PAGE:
Saturday, June 19, 2010

Considering a "revitalization" church

I recently interacted with a pastor who was contemplating a transition to another congregation. The one he was considering had a number of markers of need for "revitalization" and my colleague wondered, "how can I know if they are ready for true revitalization?"

This is an excellent question, because a number of churches will recognize the need at some level, but will not be ready for it.

I asked him: do you think they really want to grow? Do they genuinely want to minister to others? Or is there a sense of urgency mostly out of fear of continuity— that is, they are afraid the money will run out, there won't be anyone around in 20 years, etc.?

If they really want to grow through the ministry of the Gospel, be interested. If it's motivation out of fear, not so much.

He responded that he agreed— he didn't need to move to minister to people motivated by fear; he had plenty of that where he was.

How do you discern whether a congregation is motivated by fear, or by Gospel urgency? Asking the following questions is a start:
  • Health: What is a healthy church? Is your church a healthy church? What brings you to that conclusion?
  • Good ministry: What does good ministry look like to them? What are the marks of success/effectiveness for good ministry?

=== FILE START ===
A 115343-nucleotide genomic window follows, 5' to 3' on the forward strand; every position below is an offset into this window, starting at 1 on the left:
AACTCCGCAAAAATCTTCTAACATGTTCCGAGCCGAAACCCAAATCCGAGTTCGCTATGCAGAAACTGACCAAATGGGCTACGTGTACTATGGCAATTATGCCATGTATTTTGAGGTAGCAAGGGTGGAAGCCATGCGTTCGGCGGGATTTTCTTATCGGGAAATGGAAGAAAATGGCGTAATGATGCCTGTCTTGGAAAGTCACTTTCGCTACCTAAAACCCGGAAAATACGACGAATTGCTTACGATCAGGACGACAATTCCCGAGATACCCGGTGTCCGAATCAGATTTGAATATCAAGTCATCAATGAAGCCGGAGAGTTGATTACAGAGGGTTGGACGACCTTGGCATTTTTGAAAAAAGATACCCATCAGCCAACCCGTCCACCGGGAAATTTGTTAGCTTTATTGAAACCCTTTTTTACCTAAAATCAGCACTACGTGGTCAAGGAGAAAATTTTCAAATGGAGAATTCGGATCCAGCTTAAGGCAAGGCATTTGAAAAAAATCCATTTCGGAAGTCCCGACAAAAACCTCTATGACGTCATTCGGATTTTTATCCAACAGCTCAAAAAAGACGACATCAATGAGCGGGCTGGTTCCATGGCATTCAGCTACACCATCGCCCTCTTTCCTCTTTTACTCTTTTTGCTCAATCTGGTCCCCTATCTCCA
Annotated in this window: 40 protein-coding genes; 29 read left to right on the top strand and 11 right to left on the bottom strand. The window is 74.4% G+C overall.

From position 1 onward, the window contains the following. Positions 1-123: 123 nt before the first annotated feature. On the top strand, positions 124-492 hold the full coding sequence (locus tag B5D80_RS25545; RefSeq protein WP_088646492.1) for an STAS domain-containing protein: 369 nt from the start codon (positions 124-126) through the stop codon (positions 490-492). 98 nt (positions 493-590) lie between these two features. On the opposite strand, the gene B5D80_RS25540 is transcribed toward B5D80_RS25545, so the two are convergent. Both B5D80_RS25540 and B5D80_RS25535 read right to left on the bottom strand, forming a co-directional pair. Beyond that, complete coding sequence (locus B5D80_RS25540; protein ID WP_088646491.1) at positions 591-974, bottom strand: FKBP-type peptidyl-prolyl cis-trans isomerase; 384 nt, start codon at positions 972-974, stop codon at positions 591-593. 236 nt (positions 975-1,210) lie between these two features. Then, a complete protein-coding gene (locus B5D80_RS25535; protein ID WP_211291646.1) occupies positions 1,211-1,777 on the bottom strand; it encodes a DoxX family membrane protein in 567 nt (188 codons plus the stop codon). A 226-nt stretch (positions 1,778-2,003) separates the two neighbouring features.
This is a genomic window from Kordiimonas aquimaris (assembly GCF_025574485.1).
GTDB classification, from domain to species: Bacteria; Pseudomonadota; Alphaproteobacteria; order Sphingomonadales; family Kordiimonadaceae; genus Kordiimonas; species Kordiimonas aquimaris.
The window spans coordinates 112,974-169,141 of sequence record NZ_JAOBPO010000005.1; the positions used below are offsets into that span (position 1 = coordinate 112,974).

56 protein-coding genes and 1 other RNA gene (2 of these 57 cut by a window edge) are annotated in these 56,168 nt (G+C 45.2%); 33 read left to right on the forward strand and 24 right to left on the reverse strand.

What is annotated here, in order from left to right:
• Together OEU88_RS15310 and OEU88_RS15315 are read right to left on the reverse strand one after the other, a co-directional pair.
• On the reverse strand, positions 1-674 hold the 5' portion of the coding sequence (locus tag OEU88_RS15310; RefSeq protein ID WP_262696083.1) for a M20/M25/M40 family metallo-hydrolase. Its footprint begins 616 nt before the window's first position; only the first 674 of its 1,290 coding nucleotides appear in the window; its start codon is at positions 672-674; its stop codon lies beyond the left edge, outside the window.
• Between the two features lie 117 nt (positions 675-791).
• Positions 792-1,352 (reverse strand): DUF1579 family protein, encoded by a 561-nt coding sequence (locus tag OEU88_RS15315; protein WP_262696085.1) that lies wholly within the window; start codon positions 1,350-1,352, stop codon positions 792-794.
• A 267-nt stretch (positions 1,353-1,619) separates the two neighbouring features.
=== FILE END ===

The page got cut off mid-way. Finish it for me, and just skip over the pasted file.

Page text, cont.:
• Workload: Who do they see as the "front lines" of ministry in a healthy congregation? Is it the pastor? Is it the church's officers? The members?
  • Roles: What is the role of the pastor in a healthy church? What is the role of the officers/other leaders? How does Ephesians 4:11-16 apply to them?
  • Goals: What are the two most important things that you hope the Lord will accomplish through your next pastor? Why are those more important than others? How will you know that your new pastor is effective in his work of ministry?
  • Values: What are the things that must not change in any future ministry of this congregation? What is open to change, however great? What sets the boundary for what may or may not change?

Answering those questions will set you on the right track of evaluating motivation. A church that is ready for true revitalization will exhibit a biblical definition of church health, and they will recognize that their congregation is unhealthy in at least some ways (every church is!). They will define "good ministry" as "Gospel ministry"— that is, the faithful preaching and teaching of Christ with the result of transforming work through His grace. They will recognize that the workload is to be shared among all of the leaders (and all of the congregation in general), and that the primary work of the pastor is to teach and equip them for Gospel ministry (as Ephesians 4 states). Their goals will reflect that, and they will understand that the only things not open to change are the faithful preaching of the Gospel and the right worship of Christ.

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